Potatoes are a staple item on most Christmas dinner menus. Here are 10 ways to shake up this traditional Christmas dinner side dish.
1) Basic Mashed Potatoes may seem like an obvious choice for Christmas dinner, but if you haven’t made your Christmas dinner potatoes this way in a long time it may be a refreshing change from other potato side dishes with a heavier flavor.
2) Garlic Mashed Potatoes are a quick and easy way to kick up the flavor of regular mashed potatoes without having to spend a fortune. Just toss a few cloves of oiled and salted garlic in your oven for 10 minutes while the turkey, ham, or roast is baking and add it to your normal mashed potatoes recipe in the mashing step and you get a simple but delightful Christmas dinner side dish.
3) Mashed Potatoes with Carrots or Parsnips are flavorful way to add a little color to your Christmas dinner potatoes. Boil, steam, or bake the carrots and parsnips along with the potatoes and proceed as you normally would for regular mashed potatoes. It’s as easy as that!
4) Kreztin is an old variation on ideas 2 & 3. For each large potato you cook add in half a large carrot, half of a large parsnip, and 2 roasted cloves of garlic. Mash them the same way you would for basic mashed potatoes, adding butter, milk, or whatever you prefer to use. This Christmas dinner potato recipe is so rich in flavor you’ll find yourself using very little gravy on them, if you use any at all!
5) A Basic Baked Potato is another no-brainer, yet so few people think of it as an option for Christmas dinner. The reason for that is that when we think of baked potatoes we think of the fact that they’re one of the most unhealthy foods we can possibly eat. The truth is, while potatoes are high in starch, it isn’t the potato that’s so bad for us. It’s all of the things we put on them that are unhealthy.
When we serve baked potatoes for Christmas dinner, however, we don’t need to put out all of those unhealthy toppings. The table will already be loaded down with flavorful foods and toppings. We put out butter for rolls and breads, and don’t forget that there will be gravy. The benefits of serving baked potatoes for Christmas dinner is that they are naturally portion controlled, and each guest can decide what they will, or will not add to them.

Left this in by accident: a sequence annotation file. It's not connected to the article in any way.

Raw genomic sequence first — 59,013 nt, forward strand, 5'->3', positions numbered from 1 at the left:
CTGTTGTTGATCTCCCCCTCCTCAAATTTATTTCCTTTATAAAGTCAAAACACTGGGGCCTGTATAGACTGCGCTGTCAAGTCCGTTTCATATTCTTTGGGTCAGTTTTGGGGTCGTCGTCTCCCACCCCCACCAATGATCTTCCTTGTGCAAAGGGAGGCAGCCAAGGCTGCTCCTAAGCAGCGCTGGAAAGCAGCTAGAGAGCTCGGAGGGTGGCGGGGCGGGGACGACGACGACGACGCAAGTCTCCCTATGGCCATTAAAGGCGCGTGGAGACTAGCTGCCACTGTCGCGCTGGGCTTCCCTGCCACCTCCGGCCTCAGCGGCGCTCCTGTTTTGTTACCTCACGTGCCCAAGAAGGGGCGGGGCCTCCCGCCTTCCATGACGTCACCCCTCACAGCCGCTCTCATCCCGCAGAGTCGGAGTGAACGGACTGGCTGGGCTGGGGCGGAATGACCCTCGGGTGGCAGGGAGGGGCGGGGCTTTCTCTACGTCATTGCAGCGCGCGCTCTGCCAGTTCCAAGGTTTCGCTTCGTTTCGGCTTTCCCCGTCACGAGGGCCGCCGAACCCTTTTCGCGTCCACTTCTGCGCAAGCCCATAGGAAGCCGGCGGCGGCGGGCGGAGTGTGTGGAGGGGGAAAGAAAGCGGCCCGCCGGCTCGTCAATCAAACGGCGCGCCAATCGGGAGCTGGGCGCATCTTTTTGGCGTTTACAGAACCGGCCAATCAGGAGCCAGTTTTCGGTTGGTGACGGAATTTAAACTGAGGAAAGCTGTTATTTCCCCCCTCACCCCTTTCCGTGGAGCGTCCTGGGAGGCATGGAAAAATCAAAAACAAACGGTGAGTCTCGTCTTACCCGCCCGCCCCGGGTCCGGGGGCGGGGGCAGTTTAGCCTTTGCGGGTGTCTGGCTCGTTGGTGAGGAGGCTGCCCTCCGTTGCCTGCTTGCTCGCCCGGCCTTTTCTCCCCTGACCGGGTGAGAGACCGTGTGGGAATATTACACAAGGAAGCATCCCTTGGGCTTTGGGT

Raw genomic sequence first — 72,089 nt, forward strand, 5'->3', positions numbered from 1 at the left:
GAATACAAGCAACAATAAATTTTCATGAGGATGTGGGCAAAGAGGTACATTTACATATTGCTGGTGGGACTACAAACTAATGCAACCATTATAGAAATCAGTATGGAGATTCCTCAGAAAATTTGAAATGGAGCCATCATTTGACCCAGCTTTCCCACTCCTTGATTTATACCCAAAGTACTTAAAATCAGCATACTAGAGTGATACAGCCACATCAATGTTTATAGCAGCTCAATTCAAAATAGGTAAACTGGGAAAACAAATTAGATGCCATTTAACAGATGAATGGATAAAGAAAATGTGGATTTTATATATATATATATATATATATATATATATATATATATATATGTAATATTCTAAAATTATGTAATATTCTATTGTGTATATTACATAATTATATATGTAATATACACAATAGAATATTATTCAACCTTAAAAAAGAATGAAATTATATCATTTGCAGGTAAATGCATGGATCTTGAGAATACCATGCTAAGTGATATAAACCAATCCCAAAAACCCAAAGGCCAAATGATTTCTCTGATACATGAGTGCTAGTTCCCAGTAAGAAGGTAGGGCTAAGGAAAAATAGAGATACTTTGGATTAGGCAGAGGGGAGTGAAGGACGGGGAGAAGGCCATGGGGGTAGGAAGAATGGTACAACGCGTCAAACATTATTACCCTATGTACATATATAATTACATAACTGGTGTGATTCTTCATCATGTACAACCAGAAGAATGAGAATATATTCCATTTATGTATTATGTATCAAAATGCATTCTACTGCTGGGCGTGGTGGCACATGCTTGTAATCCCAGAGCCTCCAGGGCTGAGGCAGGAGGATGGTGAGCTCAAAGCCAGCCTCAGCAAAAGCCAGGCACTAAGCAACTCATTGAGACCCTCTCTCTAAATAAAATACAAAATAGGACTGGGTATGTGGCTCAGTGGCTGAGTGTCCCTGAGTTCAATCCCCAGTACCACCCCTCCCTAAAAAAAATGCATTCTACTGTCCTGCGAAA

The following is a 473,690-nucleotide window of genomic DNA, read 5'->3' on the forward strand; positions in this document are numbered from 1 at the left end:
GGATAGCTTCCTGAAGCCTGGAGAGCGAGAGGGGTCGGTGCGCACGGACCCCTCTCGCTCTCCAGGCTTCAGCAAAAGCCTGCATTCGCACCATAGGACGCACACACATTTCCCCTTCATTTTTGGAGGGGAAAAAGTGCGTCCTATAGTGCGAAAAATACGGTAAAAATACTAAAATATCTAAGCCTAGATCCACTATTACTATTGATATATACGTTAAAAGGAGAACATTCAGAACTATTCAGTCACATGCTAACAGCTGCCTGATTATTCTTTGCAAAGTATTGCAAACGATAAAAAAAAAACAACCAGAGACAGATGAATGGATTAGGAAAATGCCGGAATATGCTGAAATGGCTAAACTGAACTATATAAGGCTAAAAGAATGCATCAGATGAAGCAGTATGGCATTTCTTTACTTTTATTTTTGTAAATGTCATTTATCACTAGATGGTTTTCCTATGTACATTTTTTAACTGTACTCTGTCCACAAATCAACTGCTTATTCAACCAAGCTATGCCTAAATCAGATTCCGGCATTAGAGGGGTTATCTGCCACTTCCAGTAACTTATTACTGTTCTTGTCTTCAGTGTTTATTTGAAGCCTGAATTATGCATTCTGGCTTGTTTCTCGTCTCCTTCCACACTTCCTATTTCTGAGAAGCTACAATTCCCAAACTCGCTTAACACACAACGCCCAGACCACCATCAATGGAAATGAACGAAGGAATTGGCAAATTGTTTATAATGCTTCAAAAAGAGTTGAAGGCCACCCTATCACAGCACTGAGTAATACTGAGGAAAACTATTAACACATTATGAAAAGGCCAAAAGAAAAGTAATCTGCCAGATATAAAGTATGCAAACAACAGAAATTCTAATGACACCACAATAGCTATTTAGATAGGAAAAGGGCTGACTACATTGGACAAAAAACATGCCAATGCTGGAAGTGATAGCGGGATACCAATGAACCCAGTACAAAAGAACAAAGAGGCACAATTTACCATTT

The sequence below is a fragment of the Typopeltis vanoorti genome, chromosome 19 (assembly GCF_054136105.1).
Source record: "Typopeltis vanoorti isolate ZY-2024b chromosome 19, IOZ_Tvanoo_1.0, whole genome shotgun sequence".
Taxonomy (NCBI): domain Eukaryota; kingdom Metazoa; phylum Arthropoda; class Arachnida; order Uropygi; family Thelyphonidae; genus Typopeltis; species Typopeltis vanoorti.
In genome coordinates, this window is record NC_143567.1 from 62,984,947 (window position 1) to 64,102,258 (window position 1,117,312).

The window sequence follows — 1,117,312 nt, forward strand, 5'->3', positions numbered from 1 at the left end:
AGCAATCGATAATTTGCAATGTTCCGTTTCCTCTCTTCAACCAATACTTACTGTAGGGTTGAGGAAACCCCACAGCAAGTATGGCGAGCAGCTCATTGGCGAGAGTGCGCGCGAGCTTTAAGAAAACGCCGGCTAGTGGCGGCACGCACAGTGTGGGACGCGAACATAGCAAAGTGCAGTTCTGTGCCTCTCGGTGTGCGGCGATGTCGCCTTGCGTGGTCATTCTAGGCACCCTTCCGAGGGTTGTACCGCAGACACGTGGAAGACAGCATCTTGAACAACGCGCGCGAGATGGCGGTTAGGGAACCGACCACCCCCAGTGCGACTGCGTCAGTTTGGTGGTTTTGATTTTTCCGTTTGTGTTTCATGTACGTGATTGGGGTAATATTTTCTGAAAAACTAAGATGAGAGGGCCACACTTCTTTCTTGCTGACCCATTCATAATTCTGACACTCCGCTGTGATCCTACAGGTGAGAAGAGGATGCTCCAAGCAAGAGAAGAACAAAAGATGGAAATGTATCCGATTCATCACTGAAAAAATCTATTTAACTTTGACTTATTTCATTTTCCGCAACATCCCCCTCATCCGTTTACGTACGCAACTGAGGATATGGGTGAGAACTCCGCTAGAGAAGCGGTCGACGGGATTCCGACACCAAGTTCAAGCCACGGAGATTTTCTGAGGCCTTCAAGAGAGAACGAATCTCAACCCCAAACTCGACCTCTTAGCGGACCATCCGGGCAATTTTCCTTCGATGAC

6) A Twice Baked Potato requires more effort than a basic baked potato but it offers you, as the cook, more control over what your guests are eating. Simply bake the potatoes as normal, then let them cool enough to handle. Carefully cut them in half and scoop out the middles. Mash and mix the middles with the seasonings or additives of your choice, then pipe or heap them back into their skins for a quick second baking. If seasoned properly, a twice baked potato won’t require any gravy or additional butter or salt at the table.
7) Twice Baked Potato with Sweet Potato Filling is a great way to shake up the idea of the twice baked potato for Christmas dinner! Following the same steps as you would for a regular twice baked potato, also steam and mash 1/3 the weight in skinned sweet potatoes. This not only offers the flavor and color benefits of the sweet potatoes, but also the nutritional benefits.
Another really nice thing about this recipe idea is that it combines two traditional Christmas dinner flavors into one, which can also reduce the number of side dishes or recipes you have to make.
8) Garlic Roasted Potatoes are a healthy and flavorful alternative to mashed or baked potatoes. Skin and cube your potatoes, then toss with extra virgin olive oil, salt, minced garlic, and pepper to taste (optional). Bake on a tinfoil-lined cookie sheet, flipping the potatoes halfway through the baking, and serve in bowl. The garlic will roast along with the potatoes, adding a wonderful taste that will reduce your guests’ desire to add anything else.
9) Herb Roasted Potatoes work along the same principle as garlic roasted potatoes, but with a twist. Before tossing the potatoes with olive oil you first flavor the oil with fresh herbs, like parsley, sage, rosemary, and thyme. You can do this ahead of time by putting your herbs and oil into a bottle a few weeks before you intend to use them, Or, you can use a hand mixer or blender to puree the herbs into the oil then strain it if working at the last minute. Using the second option will bruise the olive oil, which will slightly change it’s flavor, but not by enough to make a huge difference as long as you do it within minutes before adding it to your potatoes.
10) Potato Pancakes are another idea for simplicity and portion control. Topped with an attractive green bean medley they can also be a very elegant way to serve a more formal, pre-plated Christmas dinner. The rule of thumb for potato pancakes is to add one egg per cup of prepared potato mash. You can use basically any mashed potato recipe you would use to make very stiff mashed potatoes. 1/2 of a cup of prepared potato pancake batter per pancake usually yields a decent sized potato pancake.
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